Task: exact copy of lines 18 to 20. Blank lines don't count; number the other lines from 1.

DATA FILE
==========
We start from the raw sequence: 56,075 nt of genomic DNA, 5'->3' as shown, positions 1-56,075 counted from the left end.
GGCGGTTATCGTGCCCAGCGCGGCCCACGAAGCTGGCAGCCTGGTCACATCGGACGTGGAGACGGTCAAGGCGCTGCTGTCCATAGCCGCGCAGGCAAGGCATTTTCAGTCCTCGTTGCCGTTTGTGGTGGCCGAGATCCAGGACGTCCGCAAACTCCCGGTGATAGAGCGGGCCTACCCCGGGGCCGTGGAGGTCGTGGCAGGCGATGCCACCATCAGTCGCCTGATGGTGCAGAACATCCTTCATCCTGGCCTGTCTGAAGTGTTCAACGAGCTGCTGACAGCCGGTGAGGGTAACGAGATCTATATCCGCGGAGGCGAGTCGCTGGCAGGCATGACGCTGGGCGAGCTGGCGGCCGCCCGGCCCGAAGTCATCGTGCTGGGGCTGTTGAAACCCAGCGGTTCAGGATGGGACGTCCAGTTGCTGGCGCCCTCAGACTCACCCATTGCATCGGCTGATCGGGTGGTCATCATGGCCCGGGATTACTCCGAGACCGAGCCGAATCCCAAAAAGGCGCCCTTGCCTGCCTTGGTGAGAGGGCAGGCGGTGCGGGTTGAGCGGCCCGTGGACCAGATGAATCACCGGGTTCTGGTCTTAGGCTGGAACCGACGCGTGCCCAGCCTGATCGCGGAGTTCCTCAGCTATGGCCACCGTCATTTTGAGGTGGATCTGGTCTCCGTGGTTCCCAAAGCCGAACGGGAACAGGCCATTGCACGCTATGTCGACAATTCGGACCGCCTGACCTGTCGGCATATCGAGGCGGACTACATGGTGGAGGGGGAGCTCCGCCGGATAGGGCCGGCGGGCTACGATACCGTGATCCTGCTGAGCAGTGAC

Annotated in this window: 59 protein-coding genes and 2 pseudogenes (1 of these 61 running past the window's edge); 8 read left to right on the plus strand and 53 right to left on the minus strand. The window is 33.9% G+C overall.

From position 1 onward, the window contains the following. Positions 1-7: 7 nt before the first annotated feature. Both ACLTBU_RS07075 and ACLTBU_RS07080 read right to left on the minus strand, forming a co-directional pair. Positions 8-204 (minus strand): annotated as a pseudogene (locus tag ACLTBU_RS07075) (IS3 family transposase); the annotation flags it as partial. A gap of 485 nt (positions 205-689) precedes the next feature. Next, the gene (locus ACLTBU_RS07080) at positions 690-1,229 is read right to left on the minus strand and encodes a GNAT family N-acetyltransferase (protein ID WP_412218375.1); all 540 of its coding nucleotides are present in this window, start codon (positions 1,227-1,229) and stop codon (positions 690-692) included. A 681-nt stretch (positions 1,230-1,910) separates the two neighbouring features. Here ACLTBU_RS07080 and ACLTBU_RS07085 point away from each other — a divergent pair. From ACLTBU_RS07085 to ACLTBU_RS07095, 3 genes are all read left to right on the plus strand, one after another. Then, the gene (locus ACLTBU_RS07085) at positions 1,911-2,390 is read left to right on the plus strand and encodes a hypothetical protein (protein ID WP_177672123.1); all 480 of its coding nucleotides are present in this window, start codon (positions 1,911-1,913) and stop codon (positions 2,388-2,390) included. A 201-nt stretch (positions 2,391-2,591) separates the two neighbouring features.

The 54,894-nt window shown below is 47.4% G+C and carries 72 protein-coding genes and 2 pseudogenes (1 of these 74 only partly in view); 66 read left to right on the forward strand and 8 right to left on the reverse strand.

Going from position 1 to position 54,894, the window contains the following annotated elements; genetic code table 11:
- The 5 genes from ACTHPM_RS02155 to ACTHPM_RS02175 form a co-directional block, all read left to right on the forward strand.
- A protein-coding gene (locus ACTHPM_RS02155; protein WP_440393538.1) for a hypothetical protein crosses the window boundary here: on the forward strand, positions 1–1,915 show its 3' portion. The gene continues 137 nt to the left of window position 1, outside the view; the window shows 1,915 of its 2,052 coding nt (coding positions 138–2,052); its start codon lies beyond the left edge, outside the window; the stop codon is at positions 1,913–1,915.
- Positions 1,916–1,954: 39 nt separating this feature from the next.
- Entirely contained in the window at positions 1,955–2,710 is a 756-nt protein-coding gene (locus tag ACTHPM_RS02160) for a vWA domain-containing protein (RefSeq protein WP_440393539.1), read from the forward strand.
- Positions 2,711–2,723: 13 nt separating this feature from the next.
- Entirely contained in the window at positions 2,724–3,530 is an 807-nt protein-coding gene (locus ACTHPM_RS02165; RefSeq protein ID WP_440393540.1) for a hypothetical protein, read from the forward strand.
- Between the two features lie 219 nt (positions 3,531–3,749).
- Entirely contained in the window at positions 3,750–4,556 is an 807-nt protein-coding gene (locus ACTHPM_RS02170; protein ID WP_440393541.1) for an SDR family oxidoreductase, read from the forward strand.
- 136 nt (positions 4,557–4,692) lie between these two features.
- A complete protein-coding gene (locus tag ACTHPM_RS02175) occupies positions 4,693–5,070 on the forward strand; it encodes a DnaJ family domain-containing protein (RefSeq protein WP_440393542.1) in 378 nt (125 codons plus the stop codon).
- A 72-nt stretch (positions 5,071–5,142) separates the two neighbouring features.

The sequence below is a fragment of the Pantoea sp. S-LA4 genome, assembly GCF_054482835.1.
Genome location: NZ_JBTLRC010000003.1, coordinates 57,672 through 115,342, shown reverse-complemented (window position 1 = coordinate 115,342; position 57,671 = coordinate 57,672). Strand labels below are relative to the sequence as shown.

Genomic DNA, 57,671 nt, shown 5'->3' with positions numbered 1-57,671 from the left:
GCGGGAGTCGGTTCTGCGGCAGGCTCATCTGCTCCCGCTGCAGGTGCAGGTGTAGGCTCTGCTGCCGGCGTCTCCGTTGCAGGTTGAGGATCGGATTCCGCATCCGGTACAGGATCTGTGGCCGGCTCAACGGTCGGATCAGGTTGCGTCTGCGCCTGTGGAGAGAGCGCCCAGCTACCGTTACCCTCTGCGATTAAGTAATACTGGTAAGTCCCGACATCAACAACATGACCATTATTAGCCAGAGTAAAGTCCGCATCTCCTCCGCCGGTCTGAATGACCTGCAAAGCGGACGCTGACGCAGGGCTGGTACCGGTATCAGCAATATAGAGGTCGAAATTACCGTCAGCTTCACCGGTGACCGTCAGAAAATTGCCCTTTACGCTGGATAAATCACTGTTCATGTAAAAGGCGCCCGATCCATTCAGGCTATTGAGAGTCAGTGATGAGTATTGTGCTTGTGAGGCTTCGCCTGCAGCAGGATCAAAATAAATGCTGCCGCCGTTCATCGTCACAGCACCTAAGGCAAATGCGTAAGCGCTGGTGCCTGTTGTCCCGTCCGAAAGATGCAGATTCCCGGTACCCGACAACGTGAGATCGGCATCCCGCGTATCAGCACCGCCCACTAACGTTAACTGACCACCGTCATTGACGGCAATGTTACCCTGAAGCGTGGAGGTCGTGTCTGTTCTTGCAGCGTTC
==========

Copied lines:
The sequence below is a fragment of the Pantoea sp. S-LA4 genome, assembly GCF_054482835.1.
Genome location: NZ_JBTLRC010000003.1, coordinates 57,672 through 115,342, shown reverse-complemented (window position 1 = coordinate 115,342; position 57,671 = coordinate 57,672). Strand labels below are relative to the sequence as shown.

Genomic DNA, 57,671 nt, shown 5'->3' with positions numbered 1-57,671 from the left: